which is almost always the case, it inevitability causes commercial displacement. As
such, it can be harmful to traders and local farmers and undermine the development
of local markets, and be detrimental to longer-term food security objectives. Catholic
Relief Services (CRS) has taken a similar position with respect to monetization.30
Using some portion of the funds available to food aid programs to make local
or regional purchases of emergency food aid rather than U.S. commodities has been
an issue in annual food aid appropriations debates since 2003. The issue is discussed
The Administration’s Farm Bill Food Aid Proposal
The Administration made only one farm bill food aid proposal. Secretary
Johanns, in his January 2007 farm bill recommendations, proposed that Congress
provide legislative authorization to use up to 25% of funds available annually to P.L.
480 Title II to procure food from selected developing countries near the site of a
crisis. The Administration justifies this proposal on the grounds that the U.S.
response to food emergencies would be more efficient and cost-effective if
commodities could be procured locally. The Administration’s farm bill document
notes instances in which the U.S. food aid response to emergencies would have been
enhanced with this kind of authority: Iraq in 2003, the Asian tsunami in 2004,
Southern and West Africa in 2005, and East Africa in 2006. As if anticipating the
same congressional antipathy expressed in regard to this idea in past budget requests,
the Administration is careful to note that “U.S. grown food will continue to play the
primary role and will be the first choice in meeting global needs.” Local and regional
purchases would be made only where the speed of the arrival of food aid is essential.
29 See White Paper on Food Aid Policy, CARE USA, June 6, 2006, at [http://www.care.org/
30 See Catholic Relief Services, Food Aid and Food Security, at [http://www.crs.org/
Farm Bill Legislative Action on Food Aid
Title III of the House-Passed (H.R. 2419) and Senate-reported farm bill
reauthorizes and amends U.S. international food aid programs. Title III in both bills
extends these programs through 2012. The House bill disregards the one food aid
recommendation from the Administration to allocate up to a quarter of P.L. 480 Title
II funds to local or regional purchase of emergency food aid. However, the Senate bill
includes authority to use P.L. 480 Title II funds for a pilot program for local or
regional purchase of emergency food aid commodities.
H.R. 2419 extends the P.L. 480 food aid programs through 2012, and authorizes
discretionary appropriations for P.L. 480 Title II humanitarian donations of $2.5
billion annually. If appropriated, that amount would represent a very substantial
increase over the $1.2 billion appropriated annually in recent years. An increase in
appropriations for P.L. 480 Title II of this magnitude was initially a provision in H.R.
2488, the House Foreign Affairs Committee-reported version of the farm bill’s trade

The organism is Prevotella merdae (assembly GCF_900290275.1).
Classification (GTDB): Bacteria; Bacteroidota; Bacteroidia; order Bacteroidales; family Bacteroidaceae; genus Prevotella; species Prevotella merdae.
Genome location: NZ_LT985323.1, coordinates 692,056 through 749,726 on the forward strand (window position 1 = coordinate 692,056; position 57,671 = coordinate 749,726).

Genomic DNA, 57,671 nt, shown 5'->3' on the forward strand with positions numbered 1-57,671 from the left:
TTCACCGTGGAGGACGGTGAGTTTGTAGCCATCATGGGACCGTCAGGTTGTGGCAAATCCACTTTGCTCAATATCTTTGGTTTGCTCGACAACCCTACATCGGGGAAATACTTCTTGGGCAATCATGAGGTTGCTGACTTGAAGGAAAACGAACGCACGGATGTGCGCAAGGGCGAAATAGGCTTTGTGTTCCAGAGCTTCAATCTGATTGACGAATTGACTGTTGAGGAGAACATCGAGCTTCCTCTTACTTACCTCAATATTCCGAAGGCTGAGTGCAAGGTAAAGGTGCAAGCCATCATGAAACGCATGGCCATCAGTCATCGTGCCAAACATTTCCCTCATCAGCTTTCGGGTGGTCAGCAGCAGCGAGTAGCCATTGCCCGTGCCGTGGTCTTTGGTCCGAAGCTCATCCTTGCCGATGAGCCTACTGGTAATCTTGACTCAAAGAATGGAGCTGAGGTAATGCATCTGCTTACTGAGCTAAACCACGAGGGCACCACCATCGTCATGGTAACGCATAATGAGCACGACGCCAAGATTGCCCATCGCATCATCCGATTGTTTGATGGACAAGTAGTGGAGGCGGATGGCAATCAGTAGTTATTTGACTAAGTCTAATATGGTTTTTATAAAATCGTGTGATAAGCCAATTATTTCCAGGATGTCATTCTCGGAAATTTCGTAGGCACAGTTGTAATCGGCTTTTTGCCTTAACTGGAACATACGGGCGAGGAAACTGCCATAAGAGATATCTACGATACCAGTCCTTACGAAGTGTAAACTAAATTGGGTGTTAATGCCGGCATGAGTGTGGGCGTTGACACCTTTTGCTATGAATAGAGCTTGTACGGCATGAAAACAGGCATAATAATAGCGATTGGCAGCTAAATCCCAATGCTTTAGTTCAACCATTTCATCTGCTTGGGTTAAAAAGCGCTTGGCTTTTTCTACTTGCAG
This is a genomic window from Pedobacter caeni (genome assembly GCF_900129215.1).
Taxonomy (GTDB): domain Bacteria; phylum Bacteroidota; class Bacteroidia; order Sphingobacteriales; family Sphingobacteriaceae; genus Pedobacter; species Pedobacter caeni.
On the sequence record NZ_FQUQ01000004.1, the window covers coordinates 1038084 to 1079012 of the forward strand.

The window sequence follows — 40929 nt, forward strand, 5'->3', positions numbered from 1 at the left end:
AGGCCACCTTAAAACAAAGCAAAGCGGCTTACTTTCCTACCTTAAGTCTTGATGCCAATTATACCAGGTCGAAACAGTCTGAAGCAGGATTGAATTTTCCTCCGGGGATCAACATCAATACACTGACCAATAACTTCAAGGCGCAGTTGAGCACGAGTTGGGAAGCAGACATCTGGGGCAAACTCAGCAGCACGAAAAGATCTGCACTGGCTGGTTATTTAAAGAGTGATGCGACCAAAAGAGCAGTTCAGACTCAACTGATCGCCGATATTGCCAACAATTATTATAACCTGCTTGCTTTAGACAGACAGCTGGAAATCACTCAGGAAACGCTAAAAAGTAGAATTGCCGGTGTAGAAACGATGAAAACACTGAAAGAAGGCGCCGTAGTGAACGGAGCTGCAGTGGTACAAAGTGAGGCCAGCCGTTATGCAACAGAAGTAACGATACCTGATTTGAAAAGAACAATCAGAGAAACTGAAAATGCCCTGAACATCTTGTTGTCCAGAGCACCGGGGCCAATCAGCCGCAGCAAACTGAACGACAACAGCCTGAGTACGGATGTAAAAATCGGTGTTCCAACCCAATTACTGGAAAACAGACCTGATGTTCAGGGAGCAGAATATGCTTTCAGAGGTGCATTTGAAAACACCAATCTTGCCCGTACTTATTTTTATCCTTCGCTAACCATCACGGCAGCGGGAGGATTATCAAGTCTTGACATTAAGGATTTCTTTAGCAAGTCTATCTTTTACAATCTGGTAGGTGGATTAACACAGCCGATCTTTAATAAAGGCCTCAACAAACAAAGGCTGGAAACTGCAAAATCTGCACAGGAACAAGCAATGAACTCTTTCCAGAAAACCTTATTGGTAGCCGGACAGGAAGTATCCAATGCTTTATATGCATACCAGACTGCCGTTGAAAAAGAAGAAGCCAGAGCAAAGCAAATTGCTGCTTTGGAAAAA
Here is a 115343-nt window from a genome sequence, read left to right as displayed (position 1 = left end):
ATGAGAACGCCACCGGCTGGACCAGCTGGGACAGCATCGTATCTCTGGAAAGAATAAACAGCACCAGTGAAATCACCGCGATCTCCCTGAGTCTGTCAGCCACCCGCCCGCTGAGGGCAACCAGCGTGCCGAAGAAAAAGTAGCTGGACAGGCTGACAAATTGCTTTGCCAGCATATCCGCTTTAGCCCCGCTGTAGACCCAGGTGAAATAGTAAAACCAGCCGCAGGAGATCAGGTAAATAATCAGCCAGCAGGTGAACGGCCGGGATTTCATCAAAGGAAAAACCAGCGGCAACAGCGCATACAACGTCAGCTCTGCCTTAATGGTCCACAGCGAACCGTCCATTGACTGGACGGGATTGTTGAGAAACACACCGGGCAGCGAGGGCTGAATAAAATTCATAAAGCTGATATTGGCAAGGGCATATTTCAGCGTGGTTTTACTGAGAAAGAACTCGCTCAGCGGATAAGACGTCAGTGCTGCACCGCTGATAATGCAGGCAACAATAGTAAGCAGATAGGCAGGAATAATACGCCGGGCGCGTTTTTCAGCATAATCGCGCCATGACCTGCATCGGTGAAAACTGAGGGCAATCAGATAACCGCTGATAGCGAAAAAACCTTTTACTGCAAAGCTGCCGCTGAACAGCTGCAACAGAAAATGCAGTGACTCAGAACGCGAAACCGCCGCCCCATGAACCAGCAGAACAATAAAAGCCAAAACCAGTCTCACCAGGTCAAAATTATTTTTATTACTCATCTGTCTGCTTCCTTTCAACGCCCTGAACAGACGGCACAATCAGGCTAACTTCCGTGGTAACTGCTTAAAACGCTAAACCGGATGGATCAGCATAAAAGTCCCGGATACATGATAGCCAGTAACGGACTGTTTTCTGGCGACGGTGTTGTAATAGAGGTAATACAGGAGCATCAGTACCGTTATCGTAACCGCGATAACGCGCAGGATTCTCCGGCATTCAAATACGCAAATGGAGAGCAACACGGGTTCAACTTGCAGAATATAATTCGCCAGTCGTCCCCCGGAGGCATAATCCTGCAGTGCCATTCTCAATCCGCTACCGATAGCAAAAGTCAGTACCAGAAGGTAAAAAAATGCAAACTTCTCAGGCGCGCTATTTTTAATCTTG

title. H.R. 2419 also extends the minimum tonnage requirements of Title II through
2012. The House-passed bill also increases the amount of cash that could be allocated
to PVOs to pay for project-related expenses. H.R. 2419 increases Section 202(e)
cash support to not less than 7% nor more than 12% of funds available to Title II.
The Senate version of Title III also reauthorizes P.L. 480 food aid programs and
extends the minimum tonnage requirements for Title II through 2012. In contrast to
H.R. 2419, the Senate bill does not increase the appropriation for Title II. The Senate
bill increases the share of Title II funds that can be used to cover project-related
expenses of PVOs to not less than 7.5%, but specifies no upper limit as in the House
bill and current law.
Non-Emergency Development Food Aid
The House-passed bill stipulates that of the funds made available for Title II, not
less than $450 million annually be made available for nonemergency (development)
food aid. This minimum level of non-emergency assistance could not be waived
unless requested by the Administrator of USAID, followed by enactment of a law
approving the Administrator’s request. The Senate bill also establishes a hard
earmark of $600 million for development food aid that also would not be subject to
waivers. Following passage of the House-passed bill, the Office of Management and
Budget, in its Statement of Administrative Policy, said that it strongly opposed this
provision because it would deprive the Administration of the ability to quickly waive
it in an emergency. OMB estimated that this House bill provision would result in a
$100 million decrease in emergency food aid. OMB also opposes the hard earmark
in the Senate bill.
Local or Regional Purchase for Emergency Food Aid
The House-passed farm bill disregarded the Administration’s sole farm bill food
aid proposal for legislative authority to allocate up to 25% of Title II funds to local
or regional purchase of commodities for emergency relief. H.R. 2419 did, however,
stipulate that $40 million of the funds appropriated for USAID’s International
Disaster and Famine Assistance (IDFA) program be allocated to famine prevention
and relief. IDFA funds can be used to purchase commodities locally or regionally,
although other demands on IDFA for emergency supplies constrain the amount of
food that could be purchased. In contrast, the Senate farm bill establishes a pilot
program, authorized at $25 million annually, to explore how local or regional
procurement of food in emergency situations might be used.